A slot receiver is a player on a team that has the ability to run routes. These players may also be the quarterback’s pitch target or serve as a blocker on run plays.
Unlike an outside receiver, a slot receiver can be on the field more often than not. The position requires a strong understanding of the entire field. It also requires good speed and hand-eye coordination.
Slot receivers are called into the pre-snap motion, which helps give the quarterback a read on the defense. As they make their way into the backfield, the quarterback is trying to get the ball snapped.
Slot receivers are usually smaller than outside receivers, but they have more options. If the offense is playing a running play, the slot receiver will need to chip the defensive end or outside linebacker.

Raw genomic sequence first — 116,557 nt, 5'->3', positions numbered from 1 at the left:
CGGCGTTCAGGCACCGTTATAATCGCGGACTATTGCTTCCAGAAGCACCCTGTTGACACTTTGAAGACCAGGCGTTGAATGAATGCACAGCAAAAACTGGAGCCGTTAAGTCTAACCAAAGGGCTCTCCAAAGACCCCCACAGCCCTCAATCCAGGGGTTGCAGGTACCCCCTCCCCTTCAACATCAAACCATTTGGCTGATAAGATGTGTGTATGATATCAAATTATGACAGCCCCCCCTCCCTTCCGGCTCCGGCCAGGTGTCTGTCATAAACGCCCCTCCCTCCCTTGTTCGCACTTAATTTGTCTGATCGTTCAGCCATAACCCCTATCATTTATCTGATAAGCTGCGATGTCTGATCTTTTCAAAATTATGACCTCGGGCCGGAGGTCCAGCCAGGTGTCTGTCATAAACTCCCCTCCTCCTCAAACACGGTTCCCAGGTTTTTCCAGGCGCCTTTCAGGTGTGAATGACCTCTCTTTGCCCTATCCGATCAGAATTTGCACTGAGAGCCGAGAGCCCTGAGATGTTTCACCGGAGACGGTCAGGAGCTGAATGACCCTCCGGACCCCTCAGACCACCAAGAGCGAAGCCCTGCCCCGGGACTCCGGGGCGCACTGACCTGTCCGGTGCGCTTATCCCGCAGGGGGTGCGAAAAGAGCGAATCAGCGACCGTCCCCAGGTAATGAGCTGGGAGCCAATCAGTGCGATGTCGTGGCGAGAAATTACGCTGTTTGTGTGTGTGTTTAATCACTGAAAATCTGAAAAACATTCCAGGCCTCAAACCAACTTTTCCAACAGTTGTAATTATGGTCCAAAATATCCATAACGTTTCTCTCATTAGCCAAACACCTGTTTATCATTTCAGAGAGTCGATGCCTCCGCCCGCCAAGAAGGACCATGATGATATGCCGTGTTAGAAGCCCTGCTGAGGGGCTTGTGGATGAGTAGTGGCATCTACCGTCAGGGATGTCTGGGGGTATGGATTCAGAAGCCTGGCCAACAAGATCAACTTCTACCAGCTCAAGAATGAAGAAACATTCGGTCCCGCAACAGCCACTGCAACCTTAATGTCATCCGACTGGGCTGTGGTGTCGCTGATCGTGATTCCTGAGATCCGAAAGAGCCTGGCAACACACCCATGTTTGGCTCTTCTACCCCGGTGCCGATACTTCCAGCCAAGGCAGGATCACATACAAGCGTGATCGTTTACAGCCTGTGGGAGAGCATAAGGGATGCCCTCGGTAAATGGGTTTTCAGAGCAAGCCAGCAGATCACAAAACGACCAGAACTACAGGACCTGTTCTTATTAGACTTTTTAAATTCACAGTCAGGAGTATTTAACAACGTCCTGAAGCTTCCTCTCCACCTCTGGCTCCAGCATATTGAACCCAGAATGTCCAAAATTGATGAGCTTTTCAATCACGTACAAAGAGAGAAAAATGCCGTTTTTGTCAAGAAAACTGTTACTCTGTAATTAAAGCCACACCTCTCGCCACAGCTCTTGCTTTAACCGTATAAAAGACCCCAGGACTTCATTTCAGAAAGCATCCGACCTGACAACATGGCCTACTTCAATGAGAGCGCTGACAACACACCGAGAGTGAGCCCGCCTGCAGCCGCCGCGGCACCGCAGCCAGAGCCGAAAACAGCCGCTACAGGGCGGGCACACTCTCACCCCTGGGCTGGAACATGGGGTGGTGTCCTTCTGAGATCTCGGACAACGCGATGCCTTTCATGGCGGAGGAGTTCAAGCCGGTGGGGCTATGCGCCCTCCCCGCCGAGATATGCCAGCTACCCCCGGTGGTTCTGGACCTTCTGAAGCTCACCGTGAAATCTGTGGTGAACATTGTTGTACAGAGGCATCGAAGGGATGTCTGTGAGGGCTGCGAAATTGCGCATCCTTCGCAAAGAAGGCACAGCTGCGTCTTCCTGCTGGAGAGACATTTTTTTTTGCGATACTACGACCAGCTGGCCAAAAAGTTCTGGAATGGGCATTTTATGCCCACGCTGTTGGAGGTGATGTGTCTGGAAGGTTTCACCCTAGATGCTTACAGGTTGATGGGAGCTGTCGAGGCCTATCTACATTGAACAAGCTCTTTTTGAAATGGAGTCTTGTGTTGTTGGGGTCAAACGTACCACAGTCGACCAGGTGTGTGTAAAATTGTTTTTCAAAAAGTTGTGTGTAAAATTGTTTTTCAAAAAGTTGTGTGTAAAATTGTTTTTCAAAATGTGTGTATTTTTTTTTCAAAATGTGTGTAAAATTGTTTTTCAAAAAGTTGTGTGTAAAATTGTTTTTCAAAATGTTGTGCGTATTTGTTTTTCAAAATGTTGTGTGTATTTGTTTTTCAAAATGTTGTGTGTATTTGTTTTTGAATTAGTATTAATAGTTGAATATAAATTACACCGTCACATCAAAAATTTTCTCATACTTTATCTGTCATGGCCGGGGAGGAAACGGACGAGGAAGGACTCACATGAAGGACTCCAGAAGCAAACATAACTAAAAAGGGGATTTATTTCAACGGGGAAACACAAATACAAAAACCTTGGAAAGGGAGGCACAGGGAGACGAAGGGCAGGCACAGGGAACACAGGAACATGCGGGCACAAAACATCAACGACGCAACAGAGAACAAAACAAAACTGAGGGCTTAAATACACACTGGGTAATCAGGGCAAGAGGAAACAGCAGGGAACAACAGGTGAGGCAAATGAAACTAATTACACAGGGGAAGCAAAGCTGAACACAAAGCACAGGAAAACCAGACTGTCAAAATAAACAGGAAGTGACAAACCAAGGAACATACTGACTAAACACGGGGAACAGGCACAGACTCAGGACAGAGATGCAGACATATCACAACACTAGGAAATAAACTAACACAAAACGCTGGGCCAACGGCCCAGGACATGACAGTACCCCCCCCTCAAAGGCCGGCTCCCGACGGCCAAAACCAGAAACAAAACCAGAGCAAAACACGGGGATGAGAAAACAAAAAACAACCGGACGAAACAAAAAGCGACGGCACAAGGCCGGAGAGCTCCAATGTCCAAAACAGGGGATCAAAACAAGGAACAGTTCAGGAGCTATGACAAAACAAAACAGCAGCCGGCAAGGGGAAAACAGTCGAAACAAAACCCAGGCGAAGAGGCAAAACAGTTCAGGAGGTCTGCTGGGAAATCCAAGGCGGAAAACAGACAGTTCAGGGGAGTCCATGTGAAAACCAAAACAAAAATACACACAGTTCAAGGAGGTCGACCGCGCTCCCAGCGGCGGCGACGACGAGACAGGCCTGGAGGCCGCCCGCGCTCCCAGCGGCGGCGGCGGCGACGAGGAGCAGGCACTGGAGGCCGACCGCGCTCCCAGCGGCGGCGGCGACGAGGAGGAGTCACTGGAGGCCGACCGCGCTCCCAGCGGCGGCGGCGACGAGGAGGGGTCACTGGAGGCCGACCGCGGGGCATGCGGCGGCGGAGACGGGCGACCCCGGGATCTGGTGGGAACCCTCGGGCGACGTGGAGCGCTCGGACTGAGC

They must be well-rounded offensive players with advanced blocking skills. They can also be a blocker for a runner or carry the ball like a running back.
Slot receivers are usually the last or second-to-last man on the line of scrimmage, either the tight end or the offensive tackle. However, this can vary. In some games, there might be as many as three slot receivers.
When a receiver is positioned in the slot, he is a major cog in the wheel of the offense’s blocking scheme. He should have great hands and excellent route-running skills. This is especially true in outside running plays.
Often, the Slot receiver will have a full head of steam before he catches the football. He will have enough room to run routes, and will be able to avoid the best tacklers.